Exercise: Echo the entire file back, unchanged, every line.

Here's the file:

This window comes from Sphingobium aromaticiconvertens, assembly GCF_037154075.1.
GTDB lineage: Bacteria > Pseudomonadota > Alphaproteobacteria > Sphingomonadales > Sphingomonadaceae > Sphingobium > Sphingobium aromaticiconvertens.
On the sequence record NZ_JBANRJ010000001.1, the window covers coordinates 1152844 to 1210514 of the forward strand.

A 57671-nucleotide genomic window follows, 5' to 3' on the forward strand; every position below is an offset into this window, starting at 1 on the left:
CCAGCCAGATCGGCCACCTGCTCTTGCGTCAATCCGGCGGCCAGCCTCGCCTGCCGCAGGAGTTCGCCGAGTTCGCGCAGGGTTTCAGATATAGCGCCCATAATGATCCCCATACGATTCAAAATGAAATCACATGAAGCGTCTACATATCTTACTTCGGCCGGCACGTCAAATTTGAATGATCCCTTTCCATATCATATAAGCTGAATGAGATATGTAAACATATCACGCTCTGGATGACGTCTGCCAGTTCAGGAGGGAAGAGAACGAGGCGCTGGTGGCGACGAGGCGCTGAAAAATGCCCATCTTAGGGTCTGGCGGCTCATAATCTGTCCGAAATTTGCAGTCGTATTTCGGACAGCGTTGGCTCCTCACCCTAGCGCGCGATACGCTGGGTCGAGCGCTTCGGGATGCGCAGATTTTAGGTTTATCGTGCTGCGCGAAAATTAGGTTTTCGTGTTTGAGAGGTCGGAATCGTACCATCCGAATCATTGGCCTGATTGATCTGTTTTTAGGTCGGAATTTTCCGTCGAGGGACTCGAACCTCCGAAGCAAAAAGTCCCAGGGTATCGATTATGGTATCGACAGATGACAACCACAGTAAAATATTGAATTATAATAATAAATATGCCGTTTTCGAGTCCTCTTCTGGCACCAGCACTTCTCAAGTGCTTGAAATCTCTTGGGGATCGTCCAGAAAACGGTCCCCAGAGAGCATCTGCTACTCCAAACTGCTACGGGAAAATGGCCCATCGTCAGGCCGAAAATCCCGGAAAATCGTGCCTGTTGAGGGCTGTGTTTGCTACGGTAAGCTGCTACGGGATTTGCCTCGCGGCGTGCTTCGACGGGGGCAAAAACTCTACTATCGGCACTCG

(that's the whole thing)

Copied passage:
This window comes from Sphingobium aromaticiconvertens, assembly GCF_037154075.1.
GTDB lineage: Bacteria > Pseudomonadota > Alphaproteobacteria > Sphingomonadales > Sphingomonadaceae > Sphingobium > Sphingobium aromaticiconvertens.
On the sequence record NZ_JBANRJ010000001.1, the window covers coordinates 1152844 to 1210514 of the forward strand.

A 57671-nucleotide genomic window follows, 5' to 3' on the forward strand; every position below is an offset into this window, starting at 1 on the left:
CCAGCCAGATCGGCCACCTGCTCTTGCGTCAATCCGGCGGCCAGCCTCGCCTGCCGCAGGAGTTCGCCGAGTTCGCGCAGGGTTTCAGATATAGCGCCCATAATGATCCCCATACGATTCAAAATGAAATCACATGAAGCGTCTACATATCTTACTTCGGCCGGCACGTCAAATTTGAATGATCCCTTTCCATATCATATAAGCTGAATGAGATATGTAAACATATCACGCTCTGGATGACGTCTGCCAGTTCAGGAGGGAAGAGAACGAGGCGCTGGTGGCGACGAGGCGCTGAAAAATGCCCATCTTAGGGTCTGGCGGCTCATAATCTGTCCGAAATTTGCAGTCGTATTTCGGACAGCGTTGGCTCCTCACCCTAGCGCGCGATACGCTGGGTCGAGCGCTTCGGGATGCGCAGATTTTAGGTTTATCGTGCTGCGCGAAAATTAGGTTTTCGTGTTTGAGAGGTCGGAATCGTACCATCCGAATCATTGGCCTGATTGATCTGTTTTTAGGTCGGAATTTTCCGTCGAGGGACTCGAACCTCCGAAGCAAAAAGTCCCAGGGTATCGATTATGGTATCGACAGATGACAACCACAGTAAAATATTGAATTATAATAATAAATATGCCGTTTTCGAGTCCTCTTCTGGCACCAGCACTTCTCAAGTGCTTGAAATCTCTTGGGGATCGTCCAGAAAACGGTCCCCAGAGAGCATCTGCTACTCCAAACTGCTACGGGAAAATGGCCCATCGTCAGGCCGAAAATCCCGGAAAATCGTGCCTGTTGAGGGCTGTGTTTGCTACGGTAAGCTGCTACGGGATTTGCCTCGCGGCGTGCTTCGACGGGGGCAAAAACTCTACTATCGGCACTCG